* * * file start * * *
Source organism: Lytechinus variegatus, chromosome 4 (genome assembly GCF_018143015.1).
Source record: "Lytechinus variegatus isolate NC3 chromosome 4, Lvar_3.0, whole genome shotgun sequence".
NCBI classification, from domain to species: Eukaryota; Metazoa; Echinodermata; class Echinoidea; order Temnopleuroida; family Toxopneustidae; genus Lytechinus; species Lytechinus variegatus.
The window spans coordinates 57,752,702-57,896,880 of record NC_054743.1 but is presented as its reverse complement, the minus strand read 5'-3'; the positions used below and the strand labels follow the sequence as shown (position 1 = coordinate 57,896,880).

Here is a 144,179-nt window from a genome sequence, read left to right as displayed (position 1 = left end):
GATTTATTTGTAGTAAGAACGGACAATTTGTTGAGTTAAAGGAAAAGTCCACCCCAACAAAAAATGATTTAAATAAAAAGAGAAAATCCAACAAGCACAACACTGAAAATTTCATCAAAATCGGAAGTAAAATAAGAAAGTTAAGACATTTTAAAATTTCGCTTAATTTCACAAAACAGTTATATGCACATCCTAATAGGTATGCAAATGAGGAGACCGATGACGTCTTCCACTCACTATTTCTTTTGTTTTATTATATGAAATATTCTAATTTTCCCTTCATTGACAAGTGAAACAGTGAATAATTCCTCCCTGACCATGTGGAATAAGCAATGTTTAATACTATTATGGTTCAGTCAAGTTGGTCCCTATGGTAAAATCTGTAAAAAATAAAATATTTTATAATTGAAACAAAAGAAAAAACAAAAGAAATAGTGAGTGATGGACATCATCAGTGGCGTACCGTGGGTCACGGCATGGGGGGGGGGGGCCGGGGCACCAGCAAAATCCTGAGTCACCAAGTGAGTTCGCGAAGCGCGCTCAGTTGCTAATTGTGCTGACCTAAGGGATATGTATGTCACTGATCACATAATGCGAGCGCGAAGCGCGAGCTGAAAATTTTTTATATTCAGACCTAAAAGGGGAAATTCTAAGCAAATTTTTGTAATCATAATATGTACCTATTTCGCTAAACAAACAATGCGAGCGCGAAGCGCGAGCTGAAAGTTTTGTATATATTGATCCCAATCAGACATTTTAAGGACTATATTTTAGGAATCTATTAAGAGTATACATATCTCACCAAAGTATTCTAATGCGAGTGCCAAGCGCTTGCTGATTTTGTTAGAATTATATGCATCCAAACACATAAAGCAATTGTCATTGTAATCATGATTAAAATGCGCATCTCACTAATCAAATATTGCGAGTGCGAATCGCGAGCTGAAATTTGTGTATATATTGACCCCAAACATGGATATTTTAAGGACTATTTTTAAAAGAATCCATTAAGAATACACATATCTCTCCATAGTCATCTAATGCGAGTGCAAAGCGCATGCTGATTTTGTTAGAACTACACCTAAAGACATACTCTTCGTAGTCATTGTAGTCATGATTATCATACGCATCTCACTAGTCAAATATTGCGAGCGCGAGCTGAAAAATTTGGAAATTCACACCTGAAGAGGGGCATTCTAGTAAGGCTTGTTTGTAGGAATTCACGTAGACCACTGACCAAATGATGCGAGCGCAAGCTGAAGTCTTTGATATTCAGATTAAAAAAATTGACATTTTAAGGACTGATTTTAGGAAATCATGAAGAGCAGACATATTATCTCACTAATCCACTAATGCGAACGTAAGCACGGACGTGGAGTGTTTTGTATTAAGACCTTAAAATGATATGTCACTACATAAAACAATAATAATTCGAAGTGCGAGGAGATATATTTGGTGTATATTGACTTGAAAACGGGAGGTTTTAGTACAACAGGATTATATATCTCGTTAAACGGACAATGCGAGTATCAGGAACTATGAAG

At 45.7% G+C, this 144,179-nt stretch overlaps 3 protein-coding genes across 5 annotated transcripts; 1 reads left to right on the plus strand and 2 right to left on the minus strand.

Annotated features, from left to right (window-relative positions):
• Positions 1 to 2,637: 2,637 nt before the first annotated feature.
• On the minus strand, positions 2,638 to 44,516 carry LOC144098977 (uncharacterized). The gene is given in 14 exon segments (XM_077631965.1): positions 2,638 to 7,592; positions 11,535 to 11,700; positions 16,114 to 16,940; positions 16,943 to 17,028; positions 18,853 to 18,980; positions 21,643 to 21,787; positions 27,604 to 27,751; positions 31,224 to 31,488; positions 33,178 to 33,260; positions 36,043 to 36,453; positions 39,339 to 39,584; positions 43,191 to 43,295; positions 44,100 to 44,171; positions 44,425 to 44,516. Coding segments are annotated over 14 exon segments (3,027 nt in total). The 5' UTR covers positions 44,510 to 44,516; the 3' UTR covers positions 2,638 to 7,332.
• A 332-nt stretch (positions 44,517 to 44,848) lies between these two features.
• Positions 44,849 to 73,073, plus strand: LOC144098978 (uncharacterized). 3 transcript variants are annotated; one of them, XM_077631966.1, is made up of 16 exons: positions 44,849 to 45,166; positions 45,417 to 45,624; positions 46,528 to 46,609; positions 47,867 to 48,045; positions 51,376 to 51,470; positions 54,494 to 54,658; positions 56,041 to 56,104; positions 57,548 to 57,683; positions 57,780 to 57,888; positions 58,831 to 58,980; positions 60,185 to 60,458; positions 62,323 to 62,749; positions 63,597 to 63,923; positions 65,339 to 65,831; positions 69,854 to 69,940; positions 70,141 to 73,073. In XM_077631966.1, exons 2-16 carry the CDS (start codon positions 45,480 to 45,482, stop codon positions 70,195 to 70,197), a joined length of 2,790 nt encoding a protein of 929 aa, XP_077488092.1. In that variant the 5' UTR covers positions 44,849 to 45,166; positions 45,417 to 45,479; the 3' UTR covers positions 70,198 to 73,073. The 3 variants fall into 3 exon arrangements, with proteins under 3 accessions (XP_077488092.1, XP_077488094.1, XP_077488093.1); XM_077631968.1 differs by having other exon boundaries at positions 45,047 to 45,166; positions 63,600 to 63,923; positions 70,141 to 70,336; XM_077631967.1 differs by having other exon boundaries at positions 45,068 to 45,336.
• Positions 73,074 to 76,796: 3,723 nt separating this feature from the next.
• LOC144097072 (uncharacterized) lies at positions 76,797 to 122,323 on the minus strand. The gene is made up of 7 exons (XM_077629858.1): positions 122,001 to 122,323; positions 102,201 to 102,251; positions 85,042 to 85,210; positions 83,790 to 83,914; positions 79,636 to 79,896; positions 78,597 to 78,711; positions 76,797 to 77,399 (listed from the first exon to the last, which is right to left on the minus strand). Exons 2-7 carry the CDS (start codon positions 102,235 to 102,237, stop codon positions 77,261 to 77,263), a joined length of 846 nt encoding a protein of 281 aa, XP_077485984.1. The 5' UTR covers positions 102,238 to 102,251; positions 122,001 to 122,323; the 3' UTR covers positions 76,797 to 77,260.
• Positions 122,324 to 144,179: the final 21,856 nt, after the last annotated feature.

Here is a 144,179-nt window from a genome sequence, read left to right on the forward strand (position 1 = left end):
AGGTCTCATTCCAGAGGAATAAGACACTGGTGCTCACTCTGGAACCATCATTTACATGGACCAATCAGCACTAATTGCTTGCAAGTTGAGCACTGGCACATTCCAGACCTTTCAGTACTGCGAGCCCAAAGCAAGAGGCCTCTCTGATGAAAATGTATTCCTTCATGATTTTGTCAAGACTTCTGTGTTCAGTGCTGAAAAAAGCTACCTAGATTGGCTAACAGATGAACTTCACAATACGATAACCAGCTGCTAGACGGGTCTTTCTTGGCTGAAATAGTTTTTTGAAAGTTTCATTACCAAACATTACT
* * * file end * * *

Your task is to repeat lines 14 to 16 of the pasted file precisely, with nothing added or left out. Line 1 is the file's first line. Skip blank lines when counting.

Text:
• LOC144097072 (uncharacterized) lies at positions 76,797 to 122,323 on the minus strand. The gene is made up of 7 exons (XM_077629858.1): positions 122,001 to 122,323; positions 102,201 to 102,251; positions 85,042 to 85,210; positions 83,790 to 83,914; positions 79,636 to 79,896; positions 78,597 to 78,711; positions 76,797 to 77,399 (listed from the first exon to the last, which is right to left on the minus strand). Exons 2-7 carry the CDS (start codon positions 102,235 to 102,237, stop codon positions 77,261 to 77,263), a joined length of 846 nt encoding a protein of 281 aa, XP_077485984.1. The 5' UTR covers positions 102,238 to 102,251; positions 122,001 to 122,323; the 3' UTR covers positions 76,797 to 77,260.
• Positions 122,324 to 144,179: the final 21,856 nt, after the last annotated feature.

Here is a 144,179-nt window from a genome sequence, read left to right on the forward strand (position 1 = left end):